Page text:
‘It’s very … clean,’ I said finally, gazing round the pristine, empty surfaces. How could anyone live like this?

Winter grunted. From the expression on his face, even he seemed to think this place was a step too far.

The kitchen was all stainless steel and more shiny black marble stuff. There wasn’t so much as a kettle on display. Winter began to open drawers and cupboards but nothing seemed to take his interest. I left him to it and ambled over to a wall of smoky mirrors. There wasn’t a single smear anywhere. I shook my head in amazement. If I lived here, it would take less than an hour for them to become permanently streaked with a combination of grease, dust and goodness knows what else.

It rankled that we’d been able to stroll in here so easily. Blackbeard thought very highly of himself. He obviously expected someone to look for the murdered coven members sooner or later, hence the booby traps he’d left on their doors but there had been nothing preventing our entry here. He didn’t think that anyone would be smart enough to catch up to him – or maybe he didn’t care. It wasn’t as if there was much lying around to give us clues about what he was planning next.

Irritated by both the cleanliness and Blackbeard’s apparent arrogance, I exhaled onto the mirror, steaming up as large a section as I could. While Winter’s huffing from the kitchen grew louder, I used the tip of my index finger to draw a smiley face. Whatever happened, I liked the idea of Blackbeard sitting on his perfect white-leather sofa and suddenly realising that someone had been in here and marred his Zen bachelor pad with a cheeky smile.

For effect, I reached over to add two bushy eyebrows. As I did so and pressed down on the mirror, I realised that it felt loose. The mirror moved when I touched it. I knocked on the smooth surface; it definitely sounded hollow.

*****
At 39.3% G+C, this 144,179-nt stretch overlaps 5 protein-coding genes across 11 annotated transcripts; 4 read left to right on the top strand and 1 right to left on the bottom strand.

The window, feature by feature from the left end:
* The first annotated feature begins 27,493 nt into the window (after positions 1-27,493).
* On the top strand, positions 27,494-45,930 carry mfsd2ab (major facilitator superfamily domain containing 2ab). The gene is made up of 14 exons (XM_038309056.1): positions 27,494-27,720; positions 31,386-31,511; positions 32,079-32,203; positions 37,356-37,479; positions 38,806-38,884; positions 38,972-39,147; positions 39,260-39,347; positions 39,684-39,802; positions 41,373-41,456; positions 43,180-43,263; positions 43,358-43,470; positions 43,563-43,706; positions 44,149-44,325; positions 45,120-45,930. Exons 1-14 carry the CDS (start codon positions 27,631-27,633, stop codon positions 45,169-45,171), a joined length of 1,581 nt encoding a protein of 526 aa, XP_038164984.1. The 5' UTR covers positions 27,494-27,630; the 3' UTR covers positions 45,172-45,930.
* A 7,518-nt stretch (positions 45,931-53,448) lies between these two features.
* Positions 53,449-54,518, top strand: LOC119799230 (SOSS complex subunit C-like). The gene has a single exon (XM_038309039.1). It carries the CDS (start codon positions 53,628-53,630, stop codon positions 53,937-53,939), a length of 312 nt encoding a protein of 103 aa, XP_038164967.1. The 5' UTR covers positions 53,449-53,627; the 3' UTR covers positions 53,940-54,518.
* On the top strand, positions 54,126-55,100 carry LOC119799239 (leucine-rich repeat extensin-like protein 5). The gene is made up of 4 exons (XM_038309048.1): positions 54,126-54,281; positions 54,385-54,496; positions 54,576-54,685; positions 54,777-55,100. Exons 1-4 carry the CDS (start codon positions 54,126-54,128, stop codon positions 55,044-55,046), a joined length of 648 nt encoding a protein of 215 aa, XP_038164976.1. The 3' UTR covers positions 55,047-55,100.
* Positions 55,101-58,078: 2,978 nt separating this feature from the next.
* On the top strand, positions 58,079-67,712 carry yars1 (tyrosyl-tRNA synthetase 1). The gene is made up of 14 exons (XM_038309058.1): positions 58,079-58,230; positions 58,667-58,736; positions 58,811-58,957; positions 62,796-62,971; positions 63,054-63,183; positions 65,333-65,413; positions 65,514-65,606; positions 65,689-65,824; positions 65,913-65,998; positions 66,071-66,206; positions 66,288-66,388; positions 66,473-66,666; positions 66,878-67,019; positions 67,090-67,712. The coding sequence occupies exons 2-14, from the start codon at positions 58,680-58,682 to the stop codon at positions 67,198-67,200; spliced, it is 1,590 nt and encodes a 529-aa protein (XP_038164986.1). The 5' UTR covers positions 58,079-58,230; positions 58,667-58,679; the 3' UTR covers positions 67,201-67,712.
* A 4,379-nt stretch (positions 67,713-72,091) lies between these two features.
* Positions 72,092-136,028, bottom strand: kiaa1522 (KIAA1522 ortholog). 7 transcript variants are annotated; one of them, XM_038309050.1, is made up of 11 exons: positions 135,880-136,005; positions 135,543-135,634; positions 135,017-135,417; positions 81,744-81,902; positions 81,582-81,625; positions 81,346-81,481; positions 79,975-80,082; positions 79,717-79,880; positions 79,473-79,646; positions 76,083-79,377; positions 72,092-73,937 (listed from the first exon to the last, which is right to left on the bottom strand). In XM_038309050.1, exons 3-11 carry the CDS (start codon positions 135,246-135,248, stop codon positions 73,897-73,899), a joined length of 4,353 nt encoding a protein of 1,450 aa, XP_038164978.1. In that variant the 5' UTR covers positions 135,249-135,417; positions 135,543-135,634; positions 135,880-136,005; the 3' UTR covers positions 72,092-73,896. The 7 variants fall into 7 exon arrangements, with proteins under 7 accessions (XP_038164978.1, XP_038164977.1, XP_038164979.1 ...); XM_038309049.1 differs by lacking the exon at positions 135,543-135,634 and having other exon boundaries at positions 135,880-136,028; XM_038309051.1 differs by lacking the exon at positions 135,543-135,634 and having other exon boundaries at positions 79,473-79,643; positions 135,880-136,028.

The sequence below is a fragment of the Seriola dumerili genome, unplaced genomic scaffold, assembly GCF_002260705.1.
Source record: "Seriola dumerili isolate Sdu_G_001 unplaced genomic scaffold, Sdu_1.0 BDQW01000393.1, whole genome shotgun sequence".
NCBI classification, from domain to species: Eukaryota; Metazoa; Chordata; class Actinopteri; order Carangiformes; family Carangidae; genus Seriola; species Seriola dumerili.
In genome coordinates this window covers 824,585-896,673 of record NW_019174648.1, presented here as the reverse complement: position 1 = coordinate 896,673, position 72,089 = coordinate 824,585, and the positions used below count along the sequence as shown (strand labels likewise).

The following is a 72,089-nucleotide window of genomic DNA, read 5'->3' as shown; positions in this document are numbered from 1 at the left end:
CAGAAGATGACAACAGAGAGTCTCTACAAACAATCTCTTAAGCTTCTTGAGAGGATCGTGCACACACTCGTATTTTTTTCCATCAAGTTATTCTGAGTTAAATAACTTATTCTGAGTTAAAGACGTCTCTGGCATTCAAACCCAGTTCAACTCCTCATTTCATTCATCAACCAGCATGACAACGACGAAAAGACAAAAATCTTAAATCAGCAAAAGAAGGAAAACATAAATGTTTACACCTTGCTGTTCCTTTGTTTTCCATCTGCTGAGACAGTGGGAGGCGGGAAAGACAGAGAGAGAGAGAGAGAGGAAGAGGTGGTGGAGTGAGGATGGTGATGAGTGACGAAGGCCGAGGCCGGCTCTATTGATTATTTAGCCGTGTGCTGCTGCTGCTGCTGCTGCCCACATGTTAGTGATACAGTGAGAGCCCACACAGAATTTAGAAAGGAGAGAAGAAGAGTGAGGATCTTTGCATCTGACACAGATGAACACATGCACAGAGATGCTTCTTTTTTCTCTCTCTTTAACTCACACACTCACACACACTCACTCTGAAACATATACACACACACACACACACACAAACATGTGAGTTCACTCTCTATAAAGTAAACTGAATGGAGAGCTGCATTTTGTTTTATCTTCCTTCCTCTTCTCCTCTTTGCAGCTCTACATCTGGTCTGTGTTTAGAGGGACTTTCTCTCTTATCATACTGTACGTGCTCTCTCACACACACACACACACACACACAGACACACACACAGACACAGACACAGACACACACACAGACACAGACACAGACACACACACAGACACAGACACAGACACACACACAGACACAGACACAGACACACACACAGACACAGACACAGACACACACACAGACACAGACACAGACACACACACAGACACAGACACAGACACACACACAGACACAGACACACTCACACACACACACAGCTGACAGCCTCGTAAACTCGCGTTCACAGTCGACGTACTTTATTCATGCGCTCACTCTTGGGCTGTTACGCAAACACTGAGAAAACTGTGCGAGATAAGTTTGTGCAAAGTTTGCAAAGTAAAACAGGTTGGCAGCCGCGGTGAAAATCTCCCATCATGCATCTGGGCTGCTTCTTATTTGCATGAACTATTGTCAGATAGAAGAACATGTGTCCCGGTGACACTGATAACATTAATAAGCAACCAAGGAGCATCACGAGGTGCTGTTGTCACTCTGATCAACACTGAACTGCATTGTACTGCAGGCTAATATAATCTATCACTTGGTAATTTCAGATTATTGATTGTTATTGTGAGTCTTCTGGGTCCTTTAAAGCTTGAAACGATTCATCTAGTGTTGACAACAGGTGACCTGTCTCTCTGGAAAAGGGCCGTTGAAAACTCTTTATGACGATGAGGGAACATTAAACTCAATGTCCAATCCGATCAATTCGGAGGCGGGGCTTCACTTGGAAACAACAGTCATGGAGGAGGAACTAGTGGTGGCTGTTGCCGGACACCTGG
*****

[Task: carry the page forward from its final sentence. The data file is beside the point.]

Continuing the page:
‘Rafe!’ I called. ‘Something is here!’

He was by my side in an instant. ‘What?’

‘This mirror,’ I told him. ‘It’s concealing something. There’s definitely something behind here. It’s a cabinet or a false wall.’

He stretched out his fingertips, splaying them across the glass. There was a faint clunking sound when he pressed down and he sucked in a breath. ‘There must be a way to open it properly.’

I nodded. It is one thing to use magic to open a door when you can see the mechanism and understand how it works, but you can’t just throw a spell at something you don’t understand and expect it to do what you want. Life doesn’t work like that and neither does magic.

I took a step back and looked around. ‘There has to be a remote control or a button. The glass is too clean. There’s no way Blackbeard uses his grubby mitts to open his bat cave. It would ruin his perfect aesthetic.’

Winter pursed his lips in agreement and we started searching. There wasn’t much lying around; in theory, it shouldn’t have taken long to find the secret key.

‘We know his name now,’ Winter said, as he delved in between the sofa seat cushions. ‘You don’t need to keep calling him Blackbeard.’

‘Yeah,’ I said. ‘But Hal sounds like a friendly guy. The sort you’d invite round to a barbecue and let play with your kids. Blackbeard is an evil bastard.’

‘I don’t think we’re likely to forget that anytime soon.’

Indeed. ‘He’s as calculating and clever as he is cold.’ I didn’t think I’d ever come across anyone who was genuinely evil before. Since meeting Winter, I’d met a whole range of plonkers, from selfish and nasty to stupid and self-centred. There had been thieves and murderers and general evil-doers. But while each of them had committed evil acts, there had been a certain method to their madness. They all had motives for doing what they did; I couldn’t condone their actions but I could understand them a little. Blackbeard was different – there was a wellspring of darkness inside him. Yes, he purportedly killed Clare’s coven because he hated witches but I was sure that was an excuse. The man needed to justify his actions to himself but I’d lay money on the theory that he just enjoyed killing.